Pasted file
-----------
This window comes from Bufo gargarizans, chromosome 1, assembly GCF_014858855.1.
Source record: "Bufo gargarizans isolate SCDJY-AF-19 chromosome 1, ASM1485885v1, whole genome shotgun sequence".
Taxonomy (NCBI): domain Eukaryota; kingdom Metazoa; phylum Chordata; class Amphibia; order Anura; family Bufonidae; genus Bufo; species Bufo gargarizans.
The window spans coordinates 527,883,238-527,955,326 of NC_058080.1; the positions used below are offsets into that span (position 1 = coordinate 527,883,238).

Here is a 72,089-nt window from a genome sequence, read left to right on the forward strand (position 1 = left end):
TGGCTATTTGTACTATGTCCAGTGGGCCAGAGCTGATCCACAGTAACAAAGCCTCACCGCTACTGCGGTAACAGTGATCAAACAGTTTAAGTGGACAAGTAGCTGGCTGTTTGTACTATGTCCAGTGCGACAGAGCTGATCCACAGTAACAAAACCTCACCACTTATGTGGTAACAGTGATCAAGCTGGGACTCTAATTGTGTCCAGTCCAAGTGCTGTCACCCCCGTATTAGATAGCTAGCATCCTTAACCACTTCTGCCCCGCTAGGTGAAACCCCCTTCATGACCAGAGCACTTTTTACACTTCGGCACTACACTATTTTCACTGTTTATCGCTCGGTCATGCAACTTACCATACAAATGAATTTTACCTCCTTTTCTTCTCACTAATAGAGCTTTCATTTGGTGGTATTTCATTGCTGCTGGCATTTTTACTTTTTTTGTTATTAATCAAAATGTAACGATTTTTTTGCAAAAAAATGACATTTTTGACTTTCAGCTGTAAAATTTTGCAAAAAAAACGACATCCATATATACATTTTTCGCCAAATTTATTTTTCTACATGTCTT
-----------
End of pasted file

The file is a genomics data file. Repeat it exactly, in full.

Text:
This window comes from Bufo gargarizans, chromosome 1, assembly GCF_014858855.1.
Source record: "Bufo gargarizans isolate SCDJY-AF-19 chromosome 1, ASM1485885v1, whole genome shotgun sequence".
Taxonomy (NCBI): domain Eukaryota; kingdom Metazoa; phylum Chordata; class Amphibia; order Anura; family Bufonidae; genus Bufo; species Bufo gargarizans.
The window spans coordinates 527,883,238-527,955,326 of NC_058080.1; the positions used below are offsets into that span (position 1 = coordinate 527,883,238).

Here is a 72,089-nt window from a genome sequence, read left to right on the forward strand (position 1 = left end):
TGGCTATTTGTACTATGTCCAGTGGGCCAGAGCTGATCCACAGTAACAAAGCCTCACCGCTACTGCGGTAACAGTGATCAAACAGTTTAAGTGGACAAGTAGCTGGCTGTTTGTACTATGTCCAGTGCGACAGAGCTGATCCACAGTAACAAAACCTCACCACTTATGTGGTAACAGTGATCAAGCTGGGACTCTAATTGTGTCCAGTCCAAGTGCTGTCACCCCCGTATTAGATAGCTAGCATCCTTAACCACTTCTGCCCCGCTAGGTGAAACCCCCTTCATGACCAGAGCACTTTTTACACTTCGGCACTACACTATTTTCACTGTTTATCGCTCGGTCATGCAACTTACCATACAAATGAATTTTACCTCCTTTTCTTCTCACTAATAGAGCTTTCATTTGGTGGTATTTCATTGCTGCTGGCATTTTTACTTTTTTTGTTATTAATCAAAATGTAACGATTTTTTTGCAAAAAAATGACATTTTTGACTTTCAGCTGTAAAATTTTGCAAAAAAAACGACATCCATATATACATTTTTCGCCAAATTTATTTTTCTACATGTCTT